Next Tuesday, the Puerto Rican band Calle 13 will be in Havana playing at the Tribuna Anti-Imperialista. They are often branded as reggaeton, but many of their tracks are a sort of ecclectic mix of styles that at times reminds of Manu Chao and other Latin hybrids. Although they follow on the footsteps of Juanes and other pop and rock bands that have gone to Cuba in recent times as part of a “music bridges” trend, the visits by Puerto Rican musicians have normally considered “something else” (de un pajaro dos alas, etc). Most notably, Fania All-Stars played there in 1979 as part of the famous Havana Jam (facilitated by the thaw of the Carter administration). Then, however, Cuban youth were said to be more interested in Billy Joel and the Weather Report (also part of the festival) than in salsa, according to the New York Times
More recently, Cheo Feliciano played in Varadero (in 1997), and a project called De Aqui P’Allá and De Allá P’Acá attempted a musical exchange between the two “wings of the bird” But I don’t recall anything as massive as what a Tribuna Anti-Imperialist concert promises to be; a type of super concert that has been mostly hijacked by Anglo-American rock and pop (and Juanes), genres that have come to enjoy a respectability in Cuba that Latin genres like reggaeton are still far from getting.
Today the “heavy” type of reggaeton is tremendously popular in Cuba, much to the dismay of the cultural authorities. In fact, prejudice against reggaeton runs high, not only in Cuba, among the bien pensante educated middle class but also in exile. Calle 13’s trip, while not provoking the massive opposition that Juanes did, has been criticized in exiled circles, particularly after the duo showed on national Spanish language TV their ignorance of the plight of Cuba’s political prisoners. Comments in blogs have put down reggaeton musicians (as Calle 13 are often considered as such) as ignorant, and mocked the music as a genre for the uneducated masses, in a way that is reminding of what timba and, before, rumba, had to contend with. In Cuba, furthermore, reggaeton is often critiqued by the cultural intelligentsia as a commercial import that has nothing to do with the island’s musical heritage (son).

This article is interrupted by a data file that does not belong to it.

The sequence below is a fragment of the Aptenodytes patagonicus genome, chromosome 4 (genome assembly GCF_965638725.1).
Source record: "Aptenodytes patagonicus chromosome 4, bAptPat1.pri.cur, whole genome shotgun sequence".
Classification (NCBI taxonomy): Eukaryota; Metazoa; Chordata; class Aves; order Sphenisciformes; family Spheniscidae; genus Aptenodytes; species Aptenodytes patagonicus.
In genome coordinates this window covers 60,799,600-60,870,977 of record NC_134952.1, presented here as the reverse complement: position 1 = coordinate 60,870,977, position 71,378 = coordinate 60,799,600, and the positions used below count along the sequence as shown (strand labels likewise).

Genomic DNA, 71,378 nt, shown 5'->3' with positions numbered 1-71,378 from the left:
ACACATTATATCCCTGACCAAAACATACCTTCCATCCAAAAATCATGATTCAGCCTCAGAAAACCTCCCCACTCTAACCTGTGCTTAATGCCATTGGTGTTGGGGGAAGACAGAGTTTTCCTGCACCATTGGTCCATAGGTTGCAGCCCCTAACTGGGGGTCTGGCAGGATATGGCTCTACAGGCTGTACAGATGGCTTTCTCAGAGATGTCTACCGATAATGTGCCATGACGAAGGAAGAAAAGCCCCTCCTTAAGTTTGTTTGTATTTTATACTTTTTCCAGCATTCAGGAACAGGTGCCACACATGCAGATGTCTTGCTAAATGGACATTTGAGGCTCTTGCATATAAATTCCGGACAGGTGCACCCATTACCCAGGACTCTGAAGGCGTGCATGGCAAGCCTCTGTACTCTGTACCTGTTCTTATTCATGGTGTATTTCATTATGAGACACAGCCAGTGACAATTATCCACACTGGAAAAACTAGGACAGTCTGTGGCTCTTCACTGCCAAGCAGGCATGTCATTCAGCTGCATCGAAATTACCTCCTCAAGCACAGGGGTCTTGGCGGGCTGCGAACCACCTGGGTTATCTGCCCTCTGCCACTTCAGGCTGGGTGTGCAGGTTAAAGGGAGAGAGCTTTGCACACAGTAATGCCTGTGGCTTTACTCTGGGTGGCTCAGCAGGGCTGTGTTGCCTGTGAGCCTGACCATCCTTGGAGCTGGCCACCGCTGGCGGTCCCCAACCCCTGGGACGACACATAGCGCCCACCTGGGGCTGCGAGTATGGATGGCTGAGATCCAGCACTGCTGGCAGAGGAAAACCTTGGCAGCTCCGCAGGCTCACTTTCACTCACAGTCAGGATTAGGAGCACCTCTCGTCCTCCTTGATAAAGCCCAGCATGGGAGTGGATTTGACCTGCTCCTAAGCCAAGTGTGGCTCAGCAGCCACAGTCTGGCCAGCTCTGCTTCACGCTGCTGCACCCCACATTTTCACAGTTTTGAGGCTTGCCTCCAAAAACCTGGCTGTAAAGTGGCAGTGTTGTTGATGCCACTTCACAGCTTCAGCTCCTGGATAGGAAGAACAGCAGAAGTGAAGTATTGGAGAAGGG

The fantastic documentary La Clave (2009) is built around the opposite thesis: that reggaeton (at least its Puerto Rican variant) is a direct product of salsa music, with its sophisticated clave and arrangements. A whole generation of reguetoneros -who are musicians of the new digital generation- are paying tribute to their salsero forebears, who are happy to collaborate with them, both in concert and in recordings. HERE is a segment of La Clave worth watching, with Andy Montañez and others showing the many points of encounter between reggaeton, bomba, and salsa.
Calle 13 come from the ecclectic Puerto Rican reggaeton tradition depicted in La Clave (they call it “urban music”). Not only they work, in most songs, over a clave base, but they also feature social and political lyrics very much like those in 1970s salsa. They call for pan-American solidarity, chronicle the plight of migrants, and highlight life in the barrio as their primary source of identity. The have recorded with a variety of Latin American musicians, including Rubén Blades, who they have branded as their maestro (see the video clip for their Grammy winning La Perla, which pays homage to the great Puerto Rican singer Ismael “Maelo” Rivera, who used to sing his “Guaguancó para La Perla”).
This is a video clip, corresponding to their 2007 song about Latin American migration to El Norte, which they performed at that year’s Grammy awards along with the Cuban group Orishas. The video clip is an anti-imperialist manifesto with an “anthropological” look. It also features a sort of pan-American geography that cuts from the Altiplano Boliviano to the US/Mexico Border without a pause. (I would call it “a post-modern geographical pastiche”)
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